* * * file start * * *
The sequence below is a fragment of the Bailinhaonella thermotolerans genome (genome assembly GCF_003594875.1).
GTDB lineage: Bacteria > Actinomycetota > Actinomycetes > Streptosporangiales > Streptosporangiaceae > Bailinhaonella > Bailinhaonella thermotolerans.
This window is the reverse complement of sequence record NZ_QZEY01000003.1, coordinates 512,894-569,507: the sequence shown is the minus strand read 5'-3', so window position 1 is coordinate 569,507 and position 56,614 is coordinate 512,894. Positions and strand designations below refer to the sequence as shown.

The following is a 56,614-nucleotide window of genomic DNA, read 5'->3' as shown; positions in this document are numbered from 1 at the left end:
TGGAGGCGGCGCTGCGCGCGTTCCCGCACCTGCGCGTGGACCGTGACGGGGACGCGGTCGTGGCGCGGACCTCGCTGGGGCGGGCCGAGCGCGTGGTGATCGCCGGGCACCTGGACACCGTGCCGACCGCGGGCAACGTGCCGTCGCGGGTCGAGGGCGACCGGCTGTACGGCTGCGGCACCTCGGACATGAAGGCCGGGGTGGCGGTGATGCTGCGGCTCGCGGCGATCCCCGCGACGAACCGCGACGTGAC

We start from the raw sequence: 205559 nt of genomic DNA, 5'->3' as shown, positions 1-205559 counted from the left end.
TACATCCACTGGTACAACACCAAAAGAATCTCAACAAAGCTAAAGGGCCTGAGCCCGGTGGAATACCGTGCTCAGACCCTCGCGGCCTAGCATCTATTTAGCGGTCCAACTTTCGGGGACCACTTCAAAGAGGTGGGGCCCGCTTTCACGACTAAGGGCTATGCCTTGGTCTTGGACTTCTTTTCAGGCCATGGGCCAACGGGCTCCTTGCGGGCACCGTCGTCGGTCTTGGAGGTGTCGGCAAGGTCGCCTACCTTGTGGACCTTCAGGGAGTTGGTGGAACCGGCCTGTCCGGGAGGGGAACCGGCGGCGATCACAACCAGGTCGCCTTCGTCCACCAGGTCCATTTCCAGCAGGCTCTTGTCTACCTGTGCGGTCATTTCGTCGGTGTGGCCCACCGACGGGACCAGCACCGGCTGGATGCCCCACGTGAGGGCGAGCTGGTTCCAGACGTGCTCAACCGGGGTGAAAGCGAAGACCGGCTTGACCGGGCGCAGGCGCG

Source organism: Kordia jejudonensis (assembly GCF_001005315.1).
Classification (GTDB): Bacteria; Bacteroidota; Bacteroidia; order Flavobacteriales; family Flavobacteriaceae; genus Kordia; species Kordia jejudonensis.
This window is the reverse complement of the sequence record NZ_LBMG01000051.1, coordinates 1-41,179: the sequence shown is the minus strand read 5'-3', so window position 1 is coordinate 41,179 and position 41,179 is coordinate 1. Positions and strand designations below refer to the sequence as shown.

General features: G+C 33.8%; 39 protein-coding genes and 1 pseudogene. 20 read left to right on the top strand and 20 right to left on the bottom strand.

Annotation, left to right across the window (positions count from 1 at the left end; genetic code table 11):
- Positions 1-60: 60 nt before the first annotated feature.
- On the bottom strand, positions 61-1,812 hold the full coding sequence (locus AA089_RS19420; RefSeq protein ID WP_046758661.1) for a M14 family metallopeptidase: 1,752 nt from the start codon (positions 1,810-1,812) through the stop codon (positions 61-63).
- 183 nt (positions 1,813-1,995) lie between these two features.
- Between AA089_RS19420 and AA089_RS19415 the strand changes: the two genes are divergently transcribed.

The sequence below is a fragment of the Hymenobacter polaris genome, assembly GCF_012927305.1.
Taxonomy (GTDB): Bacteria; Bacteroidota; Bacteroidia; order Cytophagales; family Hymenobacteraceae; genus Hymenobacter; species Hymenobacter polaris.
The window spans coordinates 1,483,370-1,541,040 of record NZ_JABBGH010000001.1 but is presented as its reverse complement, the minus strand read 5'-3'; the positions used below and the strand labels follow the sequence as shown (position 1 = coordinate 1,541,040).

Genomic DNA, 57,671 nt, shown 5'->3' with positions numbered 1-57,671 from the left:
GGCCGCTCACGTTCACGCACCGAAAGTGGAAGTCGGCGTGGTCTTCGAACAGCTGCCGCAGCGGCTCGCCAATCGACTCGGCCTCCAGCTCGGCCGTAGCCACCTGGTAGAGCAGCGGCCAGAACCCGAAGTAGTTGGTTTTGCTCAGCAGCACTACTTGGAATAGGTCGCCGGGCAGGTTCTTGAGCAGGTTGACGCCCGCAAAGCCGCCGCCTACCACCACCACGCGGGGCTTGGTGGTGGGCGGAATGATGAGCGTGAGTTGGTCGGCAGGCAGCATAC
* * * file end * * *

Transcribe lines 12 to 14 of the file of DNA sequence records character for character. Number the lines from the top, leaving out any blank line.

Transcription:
Annotation, left to right across the window (positions count from 1 at the left end; genetic code table 11):
- Positions 1-60: 60 nt before the first annotated feature.
- On the bottom strand, positions 61-1,812 hold the full coding sequence (locus AA089_RS19420; RefSeq protein ID WP_046758661.1) for a M14 family metallopeptidase: 1,752 nt from the start codon (positions 1,810-1,812) through the stop codon (positions 61-63).